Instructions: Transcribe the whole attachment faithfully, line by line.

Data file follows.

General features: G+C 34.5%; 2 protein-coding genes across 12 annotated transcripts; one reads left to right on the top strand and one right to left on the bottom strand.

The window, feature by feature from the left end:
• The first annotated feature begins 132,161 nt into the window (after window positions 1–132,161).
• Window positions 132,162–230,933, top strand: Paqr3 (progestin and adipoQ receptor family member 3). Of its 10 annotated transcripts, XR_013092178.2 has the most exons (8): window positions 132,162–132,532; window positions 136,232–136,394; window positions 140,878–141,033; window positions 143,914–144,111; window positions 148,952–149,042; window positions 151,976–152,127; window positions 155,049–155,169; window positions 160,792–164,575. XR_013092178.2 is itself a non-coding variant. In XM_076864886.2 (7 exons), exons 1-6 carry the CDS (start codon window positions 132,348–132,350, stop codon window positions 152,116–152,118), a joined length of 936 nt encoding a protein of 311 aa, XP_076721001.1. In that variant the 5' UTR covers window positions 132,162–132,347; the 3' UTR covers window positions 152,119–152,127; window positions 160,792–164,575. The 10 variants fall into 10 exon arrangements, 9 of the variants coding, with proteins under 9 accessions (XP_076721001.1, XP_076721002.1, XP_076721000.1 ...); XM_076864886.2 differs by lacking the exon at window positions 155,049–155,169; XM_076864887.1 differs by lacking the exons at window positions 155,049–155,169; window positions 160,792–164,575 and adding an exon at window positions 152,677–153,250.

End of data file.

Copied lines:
General features: G+C 34.5%; 2 protein-coding genes across 12 annotated transcripts; one reads left to right on the top strand and one right to left on the bottom strand.

The window, feature by feature from the left end:
• The first annotated feature begins 132,161 nt into the window (after window positions 1–132,161).
• Window positions 132,162–230,933, top strand: Paqr3 (progestin and adipoQ receptor family member 3). Of its 10 annotated transcripts, XR_013092178.2 has the most exons (8): window positions 132,162–132,532; window positions 136,232–136,394; window positions 140,878–141,033; window positions 143,914–144,111; window positions 148,952–149,042; window positions 151,976–152,127; window positions 155,049–155,169; window positions 160,792–164,575. XR_013092178.2 is itself a non-coding variant. In XM_076864886.2 (7 exons), exons 1-6 carry the CDS (start codon window positions 132,348–132,350, stop codon window positions 152,116–152,118), a joined length of 936 nt encoding a protein of 311 aa, XP_076721001.1. In that variant the 5' UTR covers window positions 132,162–132,347; the 3' UTR covers window positions 152,119–152,127; window positions 160,792–164,575. The 10 variants fall into 10 exon arrangements, 9 of the variants coding, with proteins under 9 accessions (XP_076721001.1, XP_076721002.1, XP_076721000.1 ...); XM_076864886.2 differs by lacking the exon at window positions 155,049–155,169; XM_076864887.1 differs by lacking the exons at window positions 155,049–155,169; window positions 160,792–164,575 and adding an exon at window positions 152,677–153,250.